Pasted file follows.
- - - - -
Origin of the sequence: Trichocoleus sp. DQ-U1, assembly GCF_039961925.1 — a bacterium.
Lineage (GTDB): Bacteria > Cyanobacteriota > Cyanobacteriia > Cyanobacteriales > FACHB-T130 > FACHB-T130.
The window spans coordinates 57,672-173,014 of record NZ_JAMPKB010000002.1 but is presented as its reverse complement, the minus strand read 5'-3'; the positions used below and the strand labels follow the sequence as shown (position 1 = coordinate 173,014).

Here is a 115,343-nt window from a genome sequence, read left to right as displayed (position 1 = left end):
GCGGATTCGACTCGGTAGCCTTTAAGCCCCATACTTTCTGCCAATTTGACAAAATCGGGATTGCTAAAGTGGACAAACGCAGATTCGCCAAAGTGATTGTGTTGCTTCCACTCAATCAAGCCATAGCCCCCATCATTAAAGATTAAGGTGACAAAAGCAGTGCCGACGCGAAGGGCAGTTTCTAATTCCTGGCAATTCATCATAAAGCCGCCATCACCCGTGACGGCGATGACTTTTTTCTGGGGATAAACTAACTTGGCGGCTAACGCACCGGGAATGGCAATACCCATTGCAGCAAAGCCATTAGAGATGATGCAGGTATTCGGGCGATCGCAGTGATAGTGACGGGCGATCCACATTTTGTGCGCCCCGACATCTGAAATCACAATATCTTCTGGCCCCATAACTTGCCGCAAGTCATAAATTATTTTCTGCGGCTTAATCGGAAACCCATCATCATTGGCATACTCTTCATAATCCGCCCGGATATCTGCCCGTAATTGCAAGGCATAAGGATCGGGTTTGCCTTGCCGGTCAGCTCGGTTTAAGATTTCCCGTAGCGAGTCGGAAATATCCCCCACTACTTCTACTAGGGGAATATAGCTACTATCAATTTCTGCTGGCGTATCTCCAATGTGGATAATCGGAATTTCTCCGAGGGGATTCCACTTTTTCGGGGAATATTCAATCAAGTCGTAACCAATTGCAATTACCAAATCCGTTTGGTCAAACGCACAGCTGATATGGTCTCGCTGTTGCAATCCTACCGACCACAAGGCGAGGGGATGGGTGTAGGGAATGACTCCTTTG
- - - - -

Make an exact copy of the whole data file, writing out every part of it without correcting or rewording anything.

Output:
Origin of the sequence: Trichocoleus sp. DQ-U1, assembly GCF_039961925.1 — a bacterium.
Lineage (GTDB): Bacteria > Cyanobacteriota > Cyanobacteriia > Cyanobacteriales > FACHB-T130 > FACHB-T130.
The window spans coordinates 57,672-173,014 of record NZ_JAMPKB010000002.1 but is presented as its reverse complement, the minus strand read 5'-3'; the positions used below and the strand labels follow the sequence as shown (position 1 = coordinate 173,014).

Here is a 115,343-nt window from a genome sequence, read left to right as displayed (position 1 = left end):
GCGGATTCGACTCGGTAGCCTTTAAGCCCCATACTTTCTGCCAATTTGACAAAATCGGGATTGCTAAAGTGGACAAACGCAGATTCGCCAAAGTGATTGTGTTGCTTCCACTCAATCAAGCCATAGCCCCCATCATTAAAGATTAAGGTGACAAAAGCAGTGCCGACGCGAAGGGCAGTTTCTAATTCCTGGCAATTCATCATAAAGCCGCCATCACCCGTGACGGCGATGACTTTTTTCTGGGGATAAACTAACTTGGCGGCTAACGCACCGGGAATGGCAATACCCATTGCAGCAAAGCCATTAGAGATGATGCAGGTATTCGGGCGATCGCAGTGATAGTGACGGGCGATCCACATTTTGTGCGCCCCGACATCTGAAATCACAATATCTTCTGGCCCCATAACTTGCCGCAAGTCATAAATTATTTTCTGCGGCTTAATCGGAAACCCATCATCATTGGCATACTCTTCATAATCCGCCCGGATATCTGCCCGTAATTGCAAGGCATAAGGATCGGGTTTGCCTTGCCGGTCAGCTCGGTTTAAGATTTCCCGTAGCGAGTCGGAAATATCCCCCACTACTTCTACTAGGGGAATATAGCTACTATCAATTTCTGCTGGCGTATCTCCAATGTGGATAATCGGAATTTCTCCGAGGGGATTCCACTTTTTCGGGGAATATTCAATCAAGTCGTAACCAATTGCAATTACCAAATCCGTTTGGTCAAACGCACAGCTGATATGGTCTCGCTGTTGCAATCCTACCGACCACAAGGCGAGGGGATGGGTGTAGGGAATGACTCCTTTG